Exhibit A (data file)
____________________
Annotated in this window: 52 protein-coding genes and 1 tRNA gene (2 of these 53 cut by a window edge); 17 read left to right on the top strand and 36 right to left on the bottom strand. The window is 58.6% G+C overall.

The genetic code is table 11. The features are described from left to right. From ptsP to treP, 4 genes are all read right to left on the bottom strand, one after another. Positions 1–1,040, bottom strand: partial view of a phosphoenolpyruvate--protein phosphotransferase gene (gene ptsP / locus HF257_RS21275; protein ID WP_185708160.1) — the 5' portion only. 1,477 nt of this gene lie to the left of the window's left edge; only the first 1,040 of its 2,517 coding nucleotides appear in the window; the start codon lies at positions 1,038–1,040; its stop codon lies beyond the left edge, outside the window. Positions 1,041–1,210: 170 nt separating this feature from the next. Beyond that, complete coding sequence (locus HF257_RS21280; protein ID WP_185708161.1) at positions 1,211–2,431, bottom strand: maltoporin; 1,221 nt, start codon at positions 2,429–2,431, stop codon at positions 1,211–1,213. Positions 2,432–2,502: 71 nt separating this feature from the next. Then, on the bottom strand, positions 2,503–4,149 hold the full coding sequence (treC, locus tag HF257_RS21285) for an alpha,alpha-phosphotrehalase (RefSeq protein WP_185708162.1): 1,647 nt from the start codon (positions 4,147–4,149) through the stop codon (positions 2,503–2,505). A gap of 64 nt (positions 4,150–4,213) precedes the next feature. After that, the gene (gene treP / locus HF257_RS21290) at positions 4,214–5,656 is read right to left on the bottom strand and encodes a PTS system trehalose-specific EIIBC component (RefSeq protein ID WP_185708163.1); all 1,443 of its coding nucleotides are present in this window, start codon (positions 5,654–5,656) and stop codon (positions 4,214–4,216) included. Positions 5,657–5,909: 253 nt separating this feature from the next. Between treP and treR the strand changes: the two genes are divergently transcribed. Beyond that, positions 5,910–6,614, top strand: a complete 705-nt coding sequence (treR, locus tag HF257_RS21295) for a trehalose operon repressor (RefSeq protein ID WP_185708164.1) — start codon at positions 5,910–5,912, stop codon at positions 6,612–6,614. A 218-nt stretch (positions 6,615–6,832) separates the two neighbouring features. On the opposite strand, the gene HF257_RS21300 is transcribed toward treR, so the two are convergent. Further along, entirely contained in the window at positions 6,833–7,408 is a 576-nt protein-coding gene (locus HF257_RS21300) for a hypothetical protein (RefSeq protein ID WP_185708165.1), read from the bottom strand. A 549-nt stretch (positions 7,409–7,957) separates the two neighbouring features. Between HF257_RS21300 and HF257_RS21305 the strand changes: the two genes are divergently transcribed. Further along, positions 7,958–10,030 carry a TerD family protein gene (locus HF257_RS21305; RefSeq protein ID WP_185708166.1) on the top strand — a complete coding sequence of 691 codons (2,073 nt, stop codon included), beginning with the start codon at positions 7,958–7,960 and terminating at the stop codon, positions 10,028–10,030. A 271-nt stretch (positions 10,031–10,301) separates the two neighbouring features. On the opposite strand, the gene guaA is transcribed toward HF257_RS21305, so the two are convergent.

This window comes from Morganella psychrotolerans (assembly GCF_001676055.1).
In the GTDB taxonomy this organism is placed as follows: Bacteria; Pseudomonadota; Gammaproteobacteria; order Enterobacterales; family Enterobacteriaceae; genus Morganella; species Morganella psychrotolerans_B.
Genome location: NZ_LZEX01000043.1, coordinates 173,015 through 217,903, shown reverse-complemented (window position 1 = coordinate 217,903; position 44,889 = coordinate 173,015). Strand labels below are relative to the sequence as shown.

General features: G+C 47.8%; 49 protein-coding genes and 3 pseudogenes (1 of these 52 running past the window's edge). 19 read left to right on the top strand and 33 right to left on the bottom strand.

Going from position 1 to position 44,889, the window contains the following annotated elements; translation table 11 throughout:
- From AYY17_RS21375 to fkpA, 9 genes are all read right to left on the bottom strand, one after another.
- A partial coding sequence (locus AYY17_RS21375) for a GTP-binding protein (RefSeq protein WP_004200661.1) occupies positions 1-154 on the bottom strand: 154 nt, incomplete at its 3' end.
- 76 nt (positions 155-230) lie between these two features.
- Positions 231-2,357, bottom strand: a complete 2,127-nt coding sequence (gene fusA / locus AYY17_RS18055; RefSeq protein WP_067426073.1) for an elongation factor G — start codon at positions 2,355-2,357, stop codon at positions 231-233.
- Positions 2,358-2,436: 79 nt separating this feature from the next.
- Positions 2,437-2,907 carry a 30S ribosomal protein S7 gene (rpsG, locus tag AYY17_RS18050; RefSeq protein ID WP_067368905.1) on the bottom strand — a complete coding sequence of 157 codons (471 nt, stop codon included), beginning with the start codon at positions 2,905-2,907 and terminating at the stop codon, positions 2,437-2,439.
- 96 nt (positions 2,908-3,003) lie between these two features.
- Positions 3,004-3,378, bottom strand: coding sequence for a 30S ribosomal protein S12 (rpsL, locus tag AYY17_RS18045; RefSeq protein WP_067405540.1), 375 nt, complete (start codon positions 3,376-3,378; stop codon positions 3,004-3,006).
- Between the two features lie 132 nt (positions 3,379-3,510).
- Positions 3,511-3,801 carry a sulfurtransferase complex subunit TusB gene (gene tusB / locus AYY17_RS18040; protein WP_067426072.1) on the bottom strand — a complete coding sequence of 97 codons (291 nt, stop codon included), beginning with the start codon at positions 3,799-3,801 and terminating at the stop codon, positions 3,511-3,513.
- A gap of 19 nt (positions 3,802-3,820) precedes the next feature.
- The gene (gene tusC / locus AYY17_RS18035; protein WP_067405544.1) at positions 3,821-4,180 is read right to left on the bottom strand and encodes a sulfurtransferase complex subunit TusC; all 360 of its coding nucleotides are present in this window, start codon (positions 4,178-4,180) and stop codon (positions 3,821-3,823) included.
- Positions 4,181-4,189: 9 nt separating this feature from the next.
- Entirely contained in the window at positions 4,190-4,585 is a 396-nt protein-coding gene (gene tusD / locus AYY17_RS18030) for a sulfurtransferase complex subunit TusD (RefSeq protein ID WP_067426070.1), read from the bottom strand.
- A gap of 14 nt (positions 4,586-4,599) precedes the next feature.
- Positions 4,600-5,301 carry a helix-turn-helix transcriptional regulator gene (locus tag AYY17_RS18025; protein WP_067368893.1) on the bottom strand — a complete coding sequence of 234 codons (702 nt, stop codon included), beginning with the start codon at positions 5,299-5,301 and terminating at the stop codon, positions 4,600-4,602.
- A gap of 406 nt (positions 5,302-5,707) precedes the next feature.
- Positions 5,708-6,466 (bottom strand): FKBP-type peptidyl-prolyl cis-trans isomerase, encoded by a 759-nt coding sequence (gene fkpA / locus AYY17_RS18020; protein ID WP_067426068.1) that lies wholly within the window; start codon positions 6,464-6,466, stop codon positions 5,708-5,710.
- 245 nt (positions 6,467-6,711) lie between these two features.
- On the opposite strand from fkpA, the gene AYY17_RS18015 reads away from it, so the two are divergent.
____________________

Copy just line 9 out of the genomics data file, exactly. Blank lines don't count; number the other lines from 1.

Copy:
- A partial coding sequence (locus AYY17_RS21375) for a GTP-binding protein (RefSeq protein WP_004200661.1) occupies positions 1-154 on the bottom strand: 154 nt, incomplete at its 3' end.